How To Live A Better, Longer Life
Nearly a century ago, the average life expectancy was 54—today, it’s 78, with more people living to 100 than ever before. So what happened over the last 90 years and how can you improve your chances of living a long, active and healthy life?
Improvements in diet, nutrition, water supply, hygiene and health care certainly add a great deal to this story. And genetics have some say, but it is really your environment that determines how much of a say they really have.
Here are some of the things you can do to stay around a little longer:
• Be optimistic—it reduces stress
• Don’t over or under sleep
• Get a pet—animal lovers are less lonely and less depressed
• Develop and nurture close relationships
• Maintain a healthy life—which may include eating right, exercising and visiting our practice for regular adjustments
Time for a TV Break?
Have you noticed changes in your children’s personalities? Do you notice that time seems to slip away from you? Has the contentment and peace you once enjoyed vanished?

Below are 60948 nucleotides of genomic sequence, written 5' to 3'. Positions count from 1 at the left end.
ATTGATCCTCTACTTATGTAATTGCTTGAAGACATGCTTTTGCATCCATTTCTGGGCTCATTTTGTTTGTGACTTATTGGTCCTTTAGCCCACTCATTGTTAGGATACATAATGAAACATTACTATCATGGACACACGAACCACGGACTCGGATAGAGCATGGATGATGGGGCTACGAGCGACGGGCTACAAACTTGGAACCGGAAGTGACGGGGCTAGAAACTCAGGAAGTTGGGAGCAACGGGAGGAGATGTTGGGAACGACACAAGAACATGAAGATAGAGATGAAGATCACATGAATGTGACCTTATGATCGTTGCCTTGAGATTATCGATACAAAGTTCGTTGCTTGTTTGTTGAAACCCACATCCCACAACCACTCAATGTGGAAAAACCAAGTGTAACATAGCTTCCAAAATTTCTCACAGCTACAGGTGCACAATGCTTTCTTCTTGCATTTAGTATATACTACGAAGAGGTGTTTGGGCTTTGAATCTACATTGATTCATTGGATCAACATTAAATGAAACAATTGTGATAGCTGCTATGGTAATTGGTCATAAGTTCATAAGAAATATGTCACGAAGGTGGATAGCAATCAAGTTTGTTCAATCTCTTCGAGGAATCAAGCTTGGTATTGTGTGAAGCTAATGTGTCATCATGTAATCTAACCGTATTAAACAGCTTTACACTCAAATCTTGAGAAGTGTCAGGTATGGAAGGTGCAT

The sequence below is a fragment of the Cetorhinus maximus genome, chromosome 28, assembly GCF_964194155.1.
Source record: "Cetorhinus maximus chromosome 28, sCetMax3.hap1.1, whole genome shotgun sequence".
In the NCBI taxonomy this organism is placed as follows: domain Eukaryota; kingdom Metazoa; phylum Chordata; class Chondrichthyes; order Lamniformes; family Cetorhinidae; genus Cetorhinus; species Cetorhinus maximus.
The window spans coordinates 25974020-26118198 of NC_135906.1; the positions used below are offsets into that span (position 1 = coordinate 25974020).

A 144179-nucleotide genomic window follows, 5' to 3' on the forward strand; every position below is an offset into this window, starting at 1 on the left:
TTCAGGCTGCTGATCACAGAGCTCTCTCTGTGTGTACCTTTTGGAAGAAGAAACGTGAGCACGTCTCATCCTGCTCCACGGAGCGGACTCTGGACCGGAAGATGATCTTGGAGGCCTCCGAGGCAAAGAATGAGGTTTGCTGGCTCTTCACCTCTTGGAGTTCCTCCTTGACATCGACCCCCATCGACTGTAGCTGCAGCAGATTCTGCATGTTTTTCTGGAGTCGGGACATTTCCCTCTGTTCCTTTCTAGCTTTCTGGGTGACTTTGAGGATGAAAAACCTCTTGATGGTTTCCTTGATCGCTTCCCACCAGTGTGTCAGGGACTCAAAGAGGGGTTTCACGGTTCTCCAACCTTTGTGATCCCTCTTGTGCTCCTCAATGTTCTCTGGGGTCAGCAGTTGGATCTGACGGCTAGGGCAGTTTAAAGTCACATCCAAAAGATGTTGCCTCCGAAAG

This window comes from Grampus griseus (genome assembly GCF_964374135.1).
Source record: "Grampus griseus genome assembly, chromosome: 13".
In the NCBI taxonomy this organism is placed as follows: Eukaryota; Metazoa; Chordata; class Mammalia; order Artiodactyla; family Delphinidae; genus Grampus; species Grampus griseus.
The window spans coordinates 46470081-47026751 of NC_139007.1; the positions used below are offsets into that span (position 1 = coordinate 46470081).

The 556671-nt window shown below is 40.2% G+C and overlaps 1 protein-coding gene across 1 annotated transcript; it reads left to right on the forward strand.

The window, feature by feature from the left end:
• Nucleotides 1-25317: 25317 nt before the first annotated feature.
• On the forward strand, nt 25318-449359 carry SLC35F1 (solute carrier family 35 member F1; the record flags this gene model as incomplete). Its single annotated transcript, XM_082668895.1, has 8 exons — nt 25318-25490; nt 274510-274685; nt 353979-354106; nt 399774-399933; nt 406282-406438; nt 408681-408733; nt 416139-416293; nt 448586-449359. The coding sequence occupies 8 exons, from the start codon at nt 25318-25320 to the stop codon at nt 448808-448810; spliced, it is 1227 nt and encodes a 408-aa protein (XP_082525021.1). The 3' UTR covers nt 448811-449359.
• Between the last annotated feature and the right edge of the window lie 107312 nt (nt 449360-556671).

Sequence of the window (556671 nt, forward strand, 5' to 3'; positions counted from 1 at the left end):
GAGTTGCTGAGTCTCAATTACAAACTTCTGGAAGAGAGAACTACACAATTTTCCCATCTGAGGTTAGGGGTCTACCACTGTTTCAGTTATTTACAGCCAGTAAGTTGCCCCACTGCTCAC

Consider the amount of time you and your family spend ingesting major media: especially TV. If you believe as many do that TV is the source of many psychological ills, try a radical concept that’s gaining popularity: Go TV-free for thirty days.
We know that TV leads to poor dietary habits, inactivity (and all the resulting health effects, even an increased risk of juvenile diabetes!), and a host of other ills.
Yet, in our advertising-driven, 24-hour-a-day news cycles, even other forms of media can cause stress, anxiety, and disconnection from our surroundings.
While you may be bored at first—it will pass. Soon you’ll find your family taking hikes, playing games, engaging in conversation, and many more truly healthy activities!
Maintaining Your Fitness on the Road
Travel frequently for business and wonder how you’ll keep that body buff while you’re wining and dining clients? Leaving home, but don’t want to miss your daily aerobic or cardio workout?
Travelers who like to work out encounter these scenarios fairly frequently. Yet many have found ways to keep their exercise routines going strong, no matter where they’re headed – for business or for pleasure! Keep these helpful tips in mind so travel doesn’t interrupt your workout schedule.
1. Pack a swimsuit—if your hotel has a pool, consider changing your routine with water aerobics.
2. Before you book your hotel, try and do research on whether or not they have a gym.
3. Bring comfortable walking shoes—a nice stroll around a new city can double as both an exercise and a learning experience!
4. Check out local fitness classes—some may offer a temporary guest pass or free introductory class.